Strange diets, often unhealthy or even dangerous, which were recommended in advertisements from the early twentieth century and up to the sixties and seventies: the Daily Mail publishes a series of embarrassing advertising campaigns to say the least , which promote absurd methods to lose weight, as well as really strange diets, like that of the sandwich. But they all have one characteristic: they are very old advertising campaigns, which however make us understand a lot about the fact that the run-up to the miraculous method to lose weight has always existed. If you think you’ve seen them all , here are the strange diets and risky remedies that stood out in the advertisements of the past.
STRANGE DIETS AND THE MOST BIZARRI METHODS ADVERTISED IN THE 20TH CENTURY:
1) The tapeworm diet: it was already advertised at the beginning of the 20th century. There were companies that advertised these very dangerous intestinal parasites for weight loss. In convenient sterilized trays. For heaven’s sake, hygiene above all. The hospital can only follow.
2) The peanut butter sandwich diet: it was called the “Jif Diet”, and it was the slimming method of the Jif company, which produced peanut butter in America in the 1950s / 1960s. According to the Jif diet, you could lose weight by “eating three sandwiches of white bread and peanut butter with two glasses of milk” before main meals. Doubling Calories to Lose Weight: Gosh, Why Didn’t I Think About It Before?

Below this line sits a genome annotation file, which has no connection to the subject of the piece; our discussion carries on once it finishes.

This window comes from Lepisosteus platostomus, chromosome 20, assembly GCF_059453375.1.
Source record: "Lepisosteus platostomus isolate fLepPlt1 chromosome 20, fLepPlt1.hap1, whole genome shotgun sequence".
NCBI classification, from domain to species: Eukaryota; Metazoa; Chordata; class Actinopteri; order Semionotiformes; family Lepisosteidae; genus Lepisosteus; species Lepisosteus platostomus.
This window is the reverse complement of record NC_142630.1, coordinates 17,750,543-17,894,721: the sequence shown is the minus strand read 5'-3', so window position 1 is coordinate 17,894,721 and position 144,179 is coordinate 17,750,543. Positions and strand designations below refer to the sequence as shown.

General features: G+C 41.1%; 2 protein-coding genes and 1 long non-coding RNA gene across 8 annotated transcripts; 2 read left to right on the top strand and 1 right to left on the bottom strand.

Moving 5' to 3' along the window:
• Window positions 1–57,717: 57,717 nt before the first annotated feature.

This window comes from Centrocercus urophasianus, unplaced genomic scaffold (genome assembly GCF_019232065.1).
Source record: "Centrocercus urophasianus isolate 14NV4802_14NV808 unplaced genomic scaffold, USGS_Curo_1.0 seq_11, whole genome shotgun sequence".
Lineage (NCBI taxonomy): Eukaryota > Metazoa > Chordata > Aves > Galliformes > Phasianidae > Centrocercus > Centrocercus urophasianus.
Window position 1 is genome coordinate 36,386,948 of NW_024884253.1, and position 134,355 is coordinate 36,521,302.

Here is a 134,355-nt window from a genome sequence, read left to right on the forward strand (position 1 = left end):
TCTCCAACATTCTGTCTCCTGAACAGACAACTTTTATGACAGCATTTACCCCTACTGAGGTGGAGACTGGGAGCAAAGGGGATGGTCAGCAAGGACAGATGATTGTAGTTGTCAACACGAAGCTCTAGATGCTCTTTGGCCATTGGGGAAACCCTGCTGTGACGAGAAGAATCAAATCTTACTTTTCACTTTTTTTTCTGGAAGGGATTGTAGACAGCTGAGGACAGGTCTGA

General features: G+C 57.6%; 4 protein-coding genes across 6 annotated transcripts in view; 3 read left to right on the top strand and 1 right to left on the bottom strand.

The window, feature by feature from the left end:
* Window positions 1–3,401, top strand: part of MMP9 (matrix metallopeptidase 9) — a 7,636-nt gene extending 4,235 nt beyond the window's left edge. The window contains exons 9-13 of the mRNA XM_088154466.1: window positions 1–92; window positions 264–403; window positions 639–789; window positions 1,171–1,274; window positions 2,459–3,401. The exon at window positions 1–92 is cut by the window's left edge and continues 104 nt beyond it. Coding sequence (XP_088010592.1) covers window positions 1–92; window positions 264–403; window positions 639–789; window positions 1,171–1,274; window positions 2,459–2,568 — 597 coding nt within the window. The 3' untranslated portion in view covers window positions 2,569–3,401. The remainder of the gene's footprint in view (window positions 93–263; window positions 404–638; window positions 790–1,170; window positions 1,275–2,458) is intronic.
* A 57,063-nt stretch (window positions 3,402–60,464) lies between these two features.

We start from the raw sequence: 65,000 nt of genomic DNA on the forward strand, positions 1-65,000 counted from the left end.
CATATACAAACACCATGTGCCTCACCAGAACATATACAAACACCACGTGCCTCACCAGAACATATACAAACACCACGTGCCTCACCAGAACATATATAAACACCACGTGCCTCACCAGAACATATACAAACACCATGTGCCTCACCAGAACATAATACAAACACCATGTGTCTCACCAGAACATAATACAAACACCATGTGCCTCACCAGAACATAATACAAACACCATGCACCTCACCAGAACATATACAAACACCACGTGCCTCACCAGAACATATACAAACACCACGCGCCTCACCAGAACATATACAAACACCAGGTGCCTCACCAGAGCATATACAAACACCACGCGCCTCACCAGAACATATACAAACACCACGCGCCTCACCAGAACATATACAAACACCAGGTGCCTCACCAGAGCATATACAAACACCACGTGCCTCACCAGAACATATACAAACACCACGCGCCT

3) The sugar diet: before every meal, why not eat a dessert? Maybe a nice ice cream cone? This is what Sugar Information promoted in the seventies. If you are hungry it means you need sugar. It seems to my mother when she said that potatoes were vegetables (er, hello mom, no offense eh).
4) The cigarette diet: yes. What’s better than a Lucky Strike instead of food? Heavy smoking makes you go hungry, according to an old advertisement for this well-known brand of cigarettes.
5) The soap diet: do you want to lose weight? Wash yourself. More than one company at the turn of the century produced “anti-obesity soaps” with unknown ingredients. If you run through the forest for 10 kilometers before taking a bath, it may well be that you lose weight like that.
6) The corset diet: alas, this sore has remained. I’m talking about it here.
7) The portable sauna diet : even here, today there are slimming shorts that make you sweat more, but do not lose weight. This torture has come in various forms over time, and in the 1970s shorts resembling large inflatable rubber lifebuoys were advertised. Excellent at the sea in August, to act as a living dinghy and occasionally as a grill for the barbecue.
And then pills, elastic bands, slimming music records: all these things are almost consoling seen now and make us feel less stupid. In the sense that even before, people wasted money in vain to lose weight.